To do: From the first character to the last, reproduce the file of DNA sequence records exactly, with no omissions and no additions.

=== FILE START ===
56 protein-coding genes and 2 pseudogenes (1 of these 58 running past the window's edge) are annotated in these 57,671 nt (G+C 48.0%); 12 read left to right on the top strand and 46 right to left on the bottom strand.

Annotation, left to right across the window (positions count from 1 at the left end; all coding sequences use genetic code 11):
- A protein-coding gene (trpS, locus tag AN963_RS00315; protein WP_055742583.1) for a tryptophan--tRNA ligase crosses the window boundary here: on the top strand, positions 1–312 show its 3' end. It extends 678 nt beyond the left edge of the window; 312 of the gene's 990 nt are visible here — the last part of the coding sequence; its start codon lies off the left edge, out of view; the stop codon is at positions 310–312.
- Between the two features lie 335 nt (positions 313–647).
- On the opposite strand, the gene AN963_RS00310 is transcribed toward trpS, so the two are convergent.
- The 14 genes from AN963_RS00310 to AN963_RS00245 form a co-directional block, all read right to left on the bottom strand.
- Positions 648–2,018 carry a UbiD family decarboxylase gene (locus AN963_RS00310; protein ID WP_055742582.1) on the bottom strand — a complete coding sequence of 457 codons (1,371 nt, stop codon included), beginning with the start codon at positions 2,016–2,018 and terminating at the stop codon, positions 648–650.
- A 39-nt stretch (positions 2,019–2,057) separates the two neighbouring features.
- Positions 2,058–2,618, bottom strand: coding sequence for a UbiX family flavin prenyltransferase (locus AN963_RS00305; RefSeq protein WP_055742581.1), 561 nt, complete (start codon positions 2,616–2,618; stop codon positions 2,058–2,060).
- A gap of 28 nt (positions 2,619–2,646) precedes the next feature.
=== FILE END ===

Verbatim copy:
56 protein-coding genes and 2 pseudogenes (1 of these 58 running past the window's edge) are annotated in these 57,671 nt (G+C 48.0%); 12 read left to right on the top strand and 46 right to left on the bottom strand.

Annotation, left to right across the window (positions count from 1 at the left end; all coding sequences use genetic code 11):
- A protein-coding gene (trpS, locus tag AN963_RS00315; protein WP_055742583.1) for a tryptophan--tRNA ligase crosses the window boundary here: on the top strand, positions 1–312 show its 3' end. It extends 678 nt beyond the left edge of the window; 312 of the gene's 990 nt are visible here — the last part of the coding sequence; its start codon lies off the left edge, out of view; the stop codon is at positions 310–312.
- Between the two features lie 335 nt (positions 313–647).
- On the opposite strand, the gene AN963_RS00310 is transcribed toward trpS, so the two are convergent.
- The 14 genes from AN963_RS00310 to AN963_RS00245 form a co-directional block, all read right to left on the bottom strand.
- Positions 648–2,018 carry a UbiD family decarboxylase gene (locus AN963_RS00310; protein ID WP_055742582.1) on the bottom strand — a complete coding sequence of 457 codons (1,371 nt, stop codon included), beginning with the start codon at positions 2,016–2,018 and terminating at the stop codon, positions 648–650.
- A 39-nt stretch (positions 2,019–2,057) separates the two neighbouring features.
- Positions 2,058–2,618, bottom strand: coding sequence for a UbiX family flavin prenyltransferase (locus AN963_RS00305; RefSeq protein WP_055742581.1), 561 nt, complete (start codon positions 2,616–2,618; stop codon positions 2,058–2,060).
- A gap of 28 nt (positions 2,619–2,646) precedes the next feature.